normally, I'd just cook the beans with bacon fat to start with as well as serving some crispy bacon on top. unfortunately, there are going to be vegans and vegetarians and probably some folks who keep kosher (at least enough to avoid pork), so vegetarian beans are probably a better option, and I really don't have the energy to keep track of two entirely separate entrees. I've had fair luck with vegan beans when I've been aggressive about the herbs and the stock base. Never heard of seafood in pasta con fagioli.

          I've used fresh pasta with pasta con fagioli before, and so has my family - I've always assumed my mom picked it up in northern Italy. but it could have been her own idea.

          1 Reply
          1. re: NomadHomebody

            My point about not using fresh pasta in this dish was directed towards holding the cooked pasta overnight; I would not cook fresh pasta in advance. However, if you were to cook it to order, fresh pasta would be fine, as long as the people doing the heating/serving understand that it takes just a few minutes for fresh to finish.

          2. why not make a soup that does not contain pasta and eliminate the variable? the less you leave to other hands, the fewer potential problems.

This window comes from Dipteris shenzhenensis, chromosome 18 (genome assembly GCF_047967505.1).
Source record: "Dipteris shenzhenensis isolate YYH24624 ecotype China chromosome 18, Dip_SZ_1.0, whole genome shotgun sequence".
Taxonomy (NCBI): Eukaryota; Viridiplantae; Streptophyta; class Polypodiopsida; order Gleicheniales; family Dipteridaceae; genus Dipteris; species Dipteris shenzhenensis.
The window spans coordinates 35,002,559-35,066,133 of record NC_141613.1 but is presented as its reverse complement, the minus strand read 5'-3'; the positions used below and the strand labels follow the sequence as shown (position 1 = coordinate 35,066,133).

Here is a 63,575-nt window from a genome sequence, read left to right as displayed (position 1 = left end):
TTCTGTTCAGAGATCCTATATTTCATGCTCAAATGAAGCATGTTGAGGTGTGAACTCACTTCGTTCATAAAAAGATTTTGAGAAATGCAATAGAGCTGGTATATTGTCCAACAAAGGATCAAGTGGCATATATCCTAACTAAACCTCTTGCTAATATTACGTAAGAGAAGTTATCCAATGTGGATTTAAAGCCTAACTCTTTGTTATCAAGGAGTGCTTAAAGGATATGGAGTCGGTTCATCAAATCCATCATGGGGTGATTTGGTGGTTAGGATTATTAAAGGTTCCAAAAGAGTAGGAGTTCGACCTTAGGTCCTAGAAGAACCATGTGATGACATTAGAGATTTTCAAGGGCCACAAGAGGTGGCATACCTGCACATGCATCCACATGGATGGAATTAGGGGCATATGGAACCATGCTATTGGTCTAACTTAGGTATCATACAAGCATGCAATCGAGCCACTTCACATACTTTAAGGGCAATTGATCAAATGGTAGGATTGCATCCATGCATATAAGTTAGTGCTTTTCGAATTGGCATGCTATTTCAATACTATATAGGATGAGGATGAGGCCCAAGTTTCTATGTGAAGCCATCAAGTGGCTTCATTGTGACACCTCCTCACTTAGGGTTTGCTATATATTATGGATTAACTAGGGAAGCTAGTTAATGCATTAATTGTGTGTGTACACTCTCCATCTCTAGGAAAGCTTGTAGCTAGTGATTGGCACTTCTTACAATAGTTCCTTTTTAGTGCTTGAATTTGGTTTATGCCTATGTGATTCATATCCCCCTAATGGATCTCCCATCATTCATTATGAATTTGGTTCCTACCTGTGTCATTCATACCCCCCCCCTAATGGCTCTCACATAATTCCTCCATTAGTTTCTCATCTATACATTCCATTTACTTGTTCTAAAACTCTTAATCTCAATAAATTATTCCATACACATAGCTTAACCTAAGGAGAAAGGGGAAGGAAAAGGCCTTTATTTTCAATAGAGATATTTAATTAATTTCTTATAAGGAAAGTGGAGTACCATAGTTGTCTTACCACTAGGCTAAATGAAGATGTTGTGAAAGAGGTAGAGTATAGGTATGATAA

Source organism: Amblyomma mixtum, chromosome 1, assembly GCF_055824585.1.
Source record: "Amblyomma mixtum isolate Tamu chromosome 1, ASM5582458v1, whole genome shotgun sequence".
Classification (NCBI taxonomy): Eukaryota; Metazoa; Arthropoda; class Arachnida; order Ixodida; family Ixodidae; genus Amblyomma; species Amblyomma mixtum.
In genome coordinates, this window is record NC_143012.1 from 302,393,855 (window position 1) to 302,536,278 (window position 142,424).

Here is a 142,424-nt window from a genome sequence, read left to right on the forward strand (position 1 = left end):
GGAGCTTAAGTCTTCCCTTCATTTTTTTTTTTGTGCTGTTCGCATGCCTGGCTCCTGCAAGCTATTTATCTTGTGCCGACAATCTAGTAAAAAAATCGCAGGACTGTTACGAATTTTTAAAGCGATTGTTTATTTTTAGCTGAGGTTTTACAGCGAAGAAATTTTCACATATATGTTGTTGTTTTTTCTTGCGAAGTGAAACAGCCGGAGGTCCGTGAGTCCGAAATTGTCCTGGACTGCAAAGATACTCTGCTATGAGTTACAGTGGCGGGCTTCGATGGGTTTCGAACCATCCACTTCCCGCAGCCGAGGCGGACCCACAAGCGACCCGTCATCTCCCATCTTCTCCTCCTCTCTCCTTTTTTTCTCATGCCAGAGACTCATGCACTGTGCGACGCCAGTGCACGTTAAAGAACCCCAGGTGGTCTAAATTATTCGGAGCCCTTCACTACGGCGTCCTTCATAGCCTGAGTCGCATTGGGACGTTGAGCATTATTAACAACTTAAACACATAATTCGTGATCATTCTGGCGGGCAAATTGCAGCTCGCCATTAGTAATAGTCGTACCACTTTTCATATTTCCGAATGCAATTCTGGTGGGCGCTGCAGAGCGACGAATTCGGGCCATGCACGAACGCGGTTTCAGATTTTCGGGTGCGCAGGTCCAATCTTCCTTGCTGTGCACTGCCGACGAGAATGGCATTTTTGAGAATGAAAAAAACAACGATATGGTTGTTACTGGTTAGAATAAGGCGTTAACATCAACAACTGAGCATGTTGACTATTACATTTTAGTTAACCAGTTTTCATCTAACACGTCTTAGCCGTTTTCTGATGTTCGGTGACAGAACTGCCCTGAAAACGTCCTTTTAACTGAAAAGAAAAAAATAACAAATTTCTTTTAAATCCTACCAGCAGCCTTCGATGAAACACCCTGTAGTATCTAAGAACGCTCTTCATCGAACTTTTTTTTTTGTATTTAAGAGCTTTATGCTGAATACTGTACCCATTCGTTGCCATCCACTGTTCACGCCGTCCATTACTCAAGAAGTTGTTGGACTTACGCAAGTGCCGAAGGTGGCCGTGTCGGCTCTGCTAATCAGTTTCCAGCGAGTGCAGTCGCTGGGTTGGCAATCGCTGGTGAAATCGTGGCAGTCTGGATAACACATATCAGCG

3 Replies
            1. re: hotoynoodle

              that's exactly my concern. but the pasta con fagioli would actually be the entree, and it seems festive enough for a wedding, simple enough for me to pull off, and hearty enough to make a main course. I've thought of a couple of other options that fit those requirements (chili with cornbread, enchiladas) but my friend doesn't like them as much. It also turns out that anything that needs to be reheated in the oven is out, because we won't have enough oven space to reheat all the food at once. I'm open to other ideas, I just don't have them myself.

              1. re: NomadHomebody

                what about italian wedding soup? just make the meatballs tiny -- polpettine.

                1. re: hotoynoodle

                  the vegetarians and vegans would be sad about that, and italian wedding soup without meatballs is a sad sad thing.